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NCTA Backs Home Schooling

3/11/2010 8:07 AM Eastern

Washington — Th e National Cable & Telecommunications
Association is promoting home schooling in an
eff ort to head off suggestions that cable-modem service
might need to be more heavily regulated to fit into the
government’s plans for universal broadband funding.

In a letter to Federal Communications Commission
chairman Julius Genachowski, the cable-industry trade
group said the FCC does not need to classify Internet access
as a telecommunications service to justify supporting
it through the existing Universal Service Fund.

Th e FCC has said it wants to expand the fund, which
supports residential telephone service to hard-to-reach
areas and broadband for schools, to include residential
broadband subsidies.

Some have argued that to bring it into the Universal
Service Fund, the FCC might need to reclassify broadband
as a telecommunications service — with mandatory
access provisions — from a more lightly regulated
information service. Moreover, Comcast is challenging
the FCC’s authority in rebuking the operator for how it
had managed traffic from the peer-to-peer file-sharing
service BitTorrent.

Te NCTA, though, said USF support of broadband to
schools is an educational mandate that could be expanded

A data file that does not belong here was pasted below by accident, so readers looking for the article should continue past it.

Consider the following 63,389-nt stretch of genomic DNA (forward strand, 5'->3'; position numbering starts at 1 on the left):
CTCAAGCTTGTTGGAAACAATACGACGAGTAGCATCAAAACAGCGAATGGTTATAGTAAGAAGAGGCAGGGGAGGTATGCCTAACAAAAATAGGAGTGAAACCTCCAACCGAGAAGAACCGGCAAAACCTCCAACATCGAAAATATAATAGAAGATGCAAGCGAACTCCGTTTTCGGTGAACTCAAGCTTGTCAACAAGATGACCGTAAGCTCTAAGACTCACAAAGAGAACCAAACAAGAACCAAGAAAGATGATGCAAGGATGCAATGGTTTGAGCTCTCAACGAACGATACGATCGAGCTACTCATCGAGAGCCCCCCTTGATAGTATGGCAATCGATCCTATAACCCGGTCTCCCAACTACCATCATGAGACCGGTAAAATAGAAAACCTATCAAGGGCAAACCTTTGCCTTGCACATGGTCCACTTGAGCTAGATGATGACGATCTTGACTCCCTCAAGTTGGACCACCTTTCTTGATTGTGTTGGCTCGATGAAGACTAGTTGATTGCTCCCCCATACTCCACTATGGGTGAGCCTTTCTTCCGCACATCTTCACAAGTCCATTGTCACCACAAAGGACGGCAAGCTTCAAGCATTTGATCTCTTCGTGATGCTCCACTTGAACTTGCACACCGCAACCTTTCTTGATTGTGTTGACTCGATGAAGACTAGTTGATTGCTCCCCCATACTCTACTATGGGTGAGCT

to homes. “It is entirely reasonable to read the statutory
directive to support Internet access for classrooms
to include support
for residential broadband
service to households
where it is
reasonably likely
that such service
would be used for
educational purposes,”
the association
said.

The NCTA said
the FCC has sufficient authority to
expand the definition
of classroom
to the homes of
kids.

Art Brodsky,
a spokesman for
Public Knowledge,
a group that argued the FCC might need to invoke
regulations under Title II of the federal No Child Left Behind
law, said the NCTA is trying to have it both ways.
“What they are saying is, ‘Hey, the FCC has the authority
to be your cash machine, but they don’t have any regulatory
authority.’ ”

He also said cable operators instigated the debate
with Comcast’s challenge of the FCC’s BitTorrent
order.
Genachowski has repeatedly said he thinks the FCC
has the authority to regulate the Internet, but has not said
where that authority comes from. He again declined to
elaborate on the regulatory philosophy in an interview
with The Washington Post last week.

September